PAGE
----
In planning my timetable of events for July, my attention was caught by the late July “classic” meeting at Shelsley Walsh for three reasons: firstly, this is a very enjoyable venue in its own right, with many of the same attributes as Prescott, but generally on a smaller scale and a slightly more intimate feel; the fact that the Saturday program was one of many special events celebrating the 50th anniversary of the launch of that much loved British sports car, the MGB; and the fact that “Classic and Sports Car” magazine were sponsoring a concours on the Sunday which promised a diverse collection of interesting cars over and above the sort of variety that can be expected in the car park and the paddock. I decided to book a ticket for both days, which proved to be a good move, as there was much that was different over the two days, with only a few cars competing for honours on the hill on both days, and very different contents of the car park. The weather gods were generally kind, though there was a 20 minute downpour on Sunday morning, which arrived with a few minutes warning when the sky went very black over the top of the hill, giving every one plenty of time to dive for cover. The “Classic and Sports Car” concours was particularly delightful. Apparently all rather informal, with people declaring their desire to include their car when they arrived, a panel of judges led by Simon Taylor spent an hour wandering among over 100 hours and had the very difficult task of selecting a “winner”. In the end they selected 15 cars which were then asked to parade up the hill at the start of the afternoon proceedings, with 3 cars selected as “best” based on their age, and an overall winner which they declared was a unanimous choice. It cannot have been easy to select even the 15 cars.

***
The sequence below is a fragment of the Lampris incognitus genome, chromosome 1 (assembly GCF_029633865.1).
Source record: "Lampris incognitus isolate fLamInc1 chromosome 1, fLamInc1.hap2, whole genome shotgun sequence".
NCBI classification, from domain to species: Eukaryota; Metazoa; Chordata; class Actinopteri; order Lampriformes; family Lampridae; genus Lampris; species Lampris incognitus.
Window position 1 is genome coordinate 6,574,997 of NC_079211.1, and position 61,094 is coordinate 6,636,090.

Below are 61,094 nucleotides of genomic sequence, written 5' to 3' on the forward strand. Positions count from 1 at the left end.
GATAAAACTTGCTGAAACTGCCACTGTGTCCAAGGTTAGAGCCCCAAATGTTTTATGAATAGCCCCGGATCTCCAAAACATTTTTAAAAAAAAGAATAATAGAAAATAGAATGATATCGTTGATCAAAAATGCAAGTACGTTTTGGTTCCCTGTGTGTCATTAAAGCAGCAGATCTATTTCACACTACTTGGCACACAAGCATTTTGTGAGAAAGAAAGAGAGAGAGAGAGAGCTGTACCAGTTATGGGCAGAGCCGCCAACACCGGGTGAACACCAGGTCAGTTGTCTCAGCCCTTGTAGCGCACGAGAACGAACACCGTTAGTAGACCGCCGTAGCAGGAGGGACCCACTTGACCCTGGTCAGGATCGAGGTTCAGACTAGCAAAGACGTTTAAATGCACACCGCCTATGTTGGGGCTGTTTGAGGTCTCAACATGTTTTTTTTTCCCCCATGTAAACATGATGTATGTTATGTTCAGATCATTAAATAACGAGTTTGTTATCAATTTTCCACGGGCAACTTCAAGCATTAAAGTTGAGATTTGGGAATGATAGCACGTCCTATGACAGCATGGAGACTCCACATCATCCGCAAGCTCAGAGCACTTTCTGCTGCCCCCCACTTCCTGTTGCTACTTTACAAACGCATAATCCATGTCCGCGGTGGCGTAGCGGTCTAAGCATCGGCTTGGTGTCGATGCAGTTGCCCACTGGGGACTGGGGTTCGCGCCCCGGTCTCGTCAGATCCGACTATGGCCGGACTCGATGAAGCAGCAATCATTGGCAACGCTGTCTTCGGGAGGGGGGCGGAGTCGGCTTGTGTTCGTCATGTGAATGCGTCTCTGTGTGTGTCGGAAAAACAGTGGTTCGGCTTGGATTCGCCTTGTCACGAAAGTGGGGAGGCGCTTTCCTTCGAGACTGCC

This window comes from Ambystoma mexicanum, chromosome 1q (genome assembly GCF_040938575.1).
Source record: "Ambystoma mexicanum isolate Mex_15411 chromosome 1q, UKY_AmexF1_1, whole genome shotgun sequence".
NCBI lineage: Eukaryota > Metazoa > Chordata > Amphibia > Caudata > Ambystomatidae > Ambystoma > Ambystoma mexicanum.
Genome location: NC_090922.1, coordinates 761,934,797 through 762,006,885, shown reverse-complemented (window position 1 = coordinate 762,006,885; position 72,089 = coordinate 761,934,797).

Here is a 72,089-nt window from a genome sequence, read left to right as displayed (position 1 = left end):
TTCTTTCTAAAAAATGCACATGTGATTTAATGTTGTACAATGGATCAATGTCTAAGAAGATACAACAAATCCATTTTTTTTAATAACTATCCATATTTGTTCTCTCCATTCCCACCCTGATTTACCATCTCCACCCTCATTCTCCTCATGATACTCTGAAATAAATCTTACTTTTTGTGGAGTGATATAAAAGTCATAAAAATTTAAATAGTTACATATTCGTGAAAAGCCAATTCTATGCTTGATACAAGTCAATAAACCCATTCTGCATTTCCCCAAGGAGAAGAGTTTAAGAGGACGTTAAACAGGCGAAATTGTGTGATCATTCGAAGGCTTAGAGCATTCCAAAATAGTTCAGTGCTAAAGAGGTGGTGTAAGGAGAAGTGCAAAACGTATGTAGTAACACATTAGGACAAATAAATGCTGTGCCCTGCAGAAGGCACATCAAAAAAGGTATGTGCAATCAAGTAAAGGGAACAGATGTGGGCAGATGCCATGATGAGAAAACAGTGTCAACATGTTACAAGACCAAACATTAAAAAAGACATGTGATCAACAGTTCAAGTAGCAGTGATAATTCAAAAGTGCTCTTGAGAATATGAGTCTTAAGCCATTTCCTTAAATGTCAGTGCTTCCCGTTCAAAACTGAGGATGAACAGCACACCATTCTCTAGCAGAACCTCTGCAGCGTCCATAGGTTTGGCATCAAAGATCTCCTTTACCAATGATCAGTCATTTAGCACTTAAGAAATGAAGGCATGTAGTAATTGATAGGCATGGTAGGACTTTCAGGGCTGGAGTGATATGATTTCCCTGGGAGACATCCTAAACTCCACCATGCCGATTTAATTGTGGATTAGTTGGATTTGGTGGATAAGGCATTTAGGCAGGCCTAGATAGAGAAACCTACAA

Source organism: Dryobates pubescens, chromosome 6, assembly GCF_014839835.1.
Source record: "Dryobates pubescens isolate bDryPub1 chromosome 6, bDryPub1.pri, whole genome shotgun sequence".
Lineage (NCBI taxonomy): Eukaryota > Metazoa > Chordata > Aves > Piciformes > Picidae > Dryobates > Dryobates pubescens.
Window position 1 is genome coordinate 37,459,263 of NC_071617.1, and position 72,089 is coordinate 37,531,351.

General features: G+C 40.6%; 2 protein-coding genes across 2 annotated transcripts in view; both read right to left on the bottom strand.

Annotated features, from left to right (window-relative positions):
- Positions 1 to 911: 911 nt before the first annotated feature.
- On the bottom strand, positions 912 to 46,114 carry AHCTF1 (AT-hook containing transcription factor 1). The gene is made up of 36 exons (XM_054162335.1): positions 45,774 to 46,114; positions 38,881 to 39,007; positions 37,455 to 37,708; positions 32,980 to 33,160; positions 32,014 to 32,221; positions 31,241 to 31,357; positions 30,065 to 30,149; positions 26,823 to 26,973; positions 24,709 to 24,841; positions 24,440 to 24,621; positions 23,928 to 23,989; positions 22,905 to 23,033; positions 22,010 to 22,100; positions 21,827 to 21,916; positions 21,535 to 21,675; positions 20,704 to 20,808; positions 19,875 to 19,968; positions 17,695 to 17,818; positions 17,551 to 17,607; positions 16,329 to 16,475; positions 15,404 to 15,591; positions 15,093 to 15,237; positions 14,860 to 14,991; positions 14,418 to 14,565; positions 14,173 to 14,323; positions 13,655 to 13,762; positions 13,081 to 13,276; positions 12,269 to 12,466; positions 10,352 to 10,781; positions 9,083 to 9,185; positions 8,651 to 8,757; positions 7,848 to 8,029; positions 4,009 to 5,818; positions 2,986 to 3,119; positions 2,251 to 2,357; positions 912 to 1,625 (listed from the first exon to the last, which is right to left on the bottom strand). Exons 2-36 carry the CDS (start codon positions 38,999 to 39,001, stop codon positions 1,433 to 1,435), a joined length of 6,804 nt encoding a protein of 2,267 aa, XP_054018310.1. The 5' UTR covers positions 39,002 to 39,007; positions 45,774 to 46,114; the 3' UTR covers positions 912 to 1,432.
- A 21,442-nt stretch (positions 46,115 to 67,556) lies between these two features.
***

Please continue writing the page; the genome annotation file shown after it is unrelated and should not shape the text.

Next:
In addition to the Concours, there were a number of other Owners Club displays, along with a special exhibition of Sunbeam cars celebrating the Centenary of the marque and of Austin Sevens marking not just the 90th anniversary of Sir Herbert’s Baby, but also the 90th anniversary to the very day since the first Austin Seven came to Shelsley. With a full paddock of a wide variety of cars on both days there was plenty to see, and that’s before I mention the added “attraction” of a competition for attendees to turn up in “period” dress. Few men seem to have bothered. but there were plenty of ladies wandering around in the high fashion of yesteryear. With apologies for some slight “fogginess” on the lower left of some of the photos from the second day, here are some of the highlights.
IN THE CAR PARK and THE CONCOURS
There was a different 500 model parked up on each day, and I don’t know to whom either of them belonged.